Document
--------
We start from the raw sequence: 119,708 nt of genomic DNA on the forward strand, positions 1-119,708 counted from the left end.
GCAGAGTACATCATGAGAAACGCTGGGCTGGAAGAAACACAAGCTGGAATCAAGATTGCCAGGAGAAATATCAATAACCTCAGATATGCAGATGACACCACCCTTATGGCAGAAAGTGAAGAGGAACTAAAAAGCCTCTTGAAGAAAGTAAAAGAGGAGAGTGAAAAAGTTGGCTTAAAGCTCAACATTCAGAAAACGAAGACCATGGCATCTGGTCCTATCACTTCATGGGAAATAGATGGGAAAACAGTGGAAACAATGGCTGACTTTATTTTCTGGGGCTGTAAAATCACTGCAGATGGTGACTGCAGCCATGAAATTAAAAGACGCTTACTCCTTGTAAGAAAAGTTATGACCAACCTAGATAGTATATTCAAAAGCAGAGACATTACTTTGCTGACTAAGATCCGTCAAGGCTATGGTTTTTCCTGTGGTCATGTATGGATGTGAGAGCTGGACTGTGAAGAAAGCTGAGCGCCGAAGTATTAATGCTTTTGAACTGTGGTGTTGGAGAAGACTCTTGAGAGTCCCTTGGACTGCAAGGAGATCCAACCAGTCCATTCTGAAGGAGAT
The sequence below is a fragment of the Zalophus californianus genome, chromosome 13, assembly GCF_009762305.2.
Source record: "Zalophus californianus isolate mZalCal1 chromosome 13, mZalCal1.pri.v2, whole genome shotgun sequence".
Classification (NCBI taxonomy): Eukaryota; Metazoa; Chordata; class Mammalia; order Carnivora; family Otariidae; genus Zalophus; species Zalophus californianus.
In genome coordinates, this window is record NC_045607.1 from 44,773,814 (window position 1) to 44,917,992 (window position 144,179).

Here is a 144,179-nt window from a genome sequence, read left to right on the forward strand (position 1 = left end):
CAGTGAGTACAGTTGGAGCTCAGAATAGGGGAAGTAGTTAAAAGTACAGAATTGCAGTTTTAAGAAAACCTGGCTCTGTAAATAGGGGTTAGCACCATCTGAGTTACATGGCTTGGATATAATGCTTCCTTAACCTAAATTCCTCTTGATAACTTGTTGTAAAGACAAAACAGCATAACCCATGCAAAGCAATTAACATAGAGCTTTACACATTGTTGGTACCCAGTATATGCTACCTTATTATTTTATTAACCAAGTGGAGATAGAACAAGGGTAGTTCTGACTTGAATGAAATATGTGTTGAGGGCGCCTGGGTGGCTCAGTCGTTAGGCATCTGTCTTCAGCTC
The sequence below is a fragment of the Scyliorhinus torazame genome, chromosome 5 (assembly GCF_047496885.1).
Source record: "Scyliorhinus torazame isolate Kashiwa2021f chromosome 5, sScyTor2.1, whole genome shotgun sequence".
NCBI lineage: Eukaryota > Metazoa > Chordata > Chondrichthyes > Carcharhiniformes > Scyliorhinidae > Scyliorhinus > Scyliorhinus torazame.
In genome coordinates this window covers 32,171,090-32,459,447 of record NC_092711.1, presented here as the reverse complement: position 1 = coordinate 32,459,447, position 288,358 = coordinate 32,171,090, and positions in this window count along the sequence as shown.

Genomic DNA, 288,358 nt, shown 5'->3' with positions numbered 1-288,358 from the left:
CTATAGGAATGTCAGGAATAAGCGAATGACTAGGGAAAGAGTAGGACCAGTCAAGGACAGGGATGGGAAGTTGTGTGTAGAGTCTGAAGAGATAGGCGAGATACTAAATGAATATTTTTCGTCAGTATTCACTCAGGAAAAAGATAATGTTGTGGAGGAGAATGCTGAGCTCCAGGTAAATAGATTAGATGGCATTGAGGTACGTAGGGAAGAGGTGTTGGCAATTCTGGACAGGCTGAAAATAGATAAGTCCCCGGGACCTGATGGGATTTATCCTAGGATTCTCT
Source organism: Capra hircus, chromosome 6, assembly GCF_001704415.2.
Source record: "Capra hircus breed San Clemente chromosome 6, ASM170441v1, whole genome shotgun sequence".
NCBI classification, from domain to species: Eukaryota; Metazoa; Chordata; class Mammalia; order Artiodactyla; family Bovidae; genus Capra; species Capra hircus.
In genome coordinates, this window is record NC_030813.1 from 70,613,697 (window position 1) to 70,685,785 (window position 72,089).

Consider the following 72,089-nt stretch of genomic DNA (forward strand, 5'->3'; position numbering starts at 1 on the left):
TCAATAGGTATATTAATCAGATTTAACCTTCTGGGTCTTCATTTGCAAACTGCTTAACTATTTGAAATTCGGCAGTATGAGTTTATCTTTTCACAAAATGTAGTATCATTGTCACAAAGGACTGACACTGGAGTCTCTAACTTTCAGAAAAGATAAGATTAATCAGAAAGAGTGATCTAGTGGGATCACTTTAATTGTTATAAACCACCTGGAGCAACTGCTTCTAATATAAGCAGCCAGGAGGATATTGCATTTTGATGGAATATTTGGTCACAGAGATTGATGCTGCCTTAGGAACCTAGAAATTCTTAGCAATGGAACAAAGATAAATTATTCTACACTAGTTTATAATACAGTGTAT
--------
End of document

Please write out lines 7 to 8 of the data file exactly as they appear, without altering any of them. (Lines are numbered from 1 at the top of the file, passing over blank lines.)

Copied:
Here is a 144,179-nt window from a genome sequence, read left to right on the forward strand (position 1 = left end):
CAGTGAGTACAGTTGGAGCTCAGAATAGGGGAAGTAGTTAAAAGTACAGAATTGCAGTTTTAAGAAAACCTGGCTCTGTAAATAGGGGTTAGCACCATCTGAGTTACATGGCTTGGATATAATGCTTCCTTAACCTAAATTCCTCTTGATAACTTGTTGTAAAGACAAAACAGCATAACCCATGCAAAGCAATTAACATAGAGCTTTACACATTGTTGGTACCCAGTATATGCTACCTTATTATTTTATTAACCAAGTGGAGATAGAACAAGGGTAGTTCTGACTTGAATGAAATATGTGTTGAGGGCGCCTGGGTGGCTCAGTCGTTAGGCATCTGTCTTCAGCTC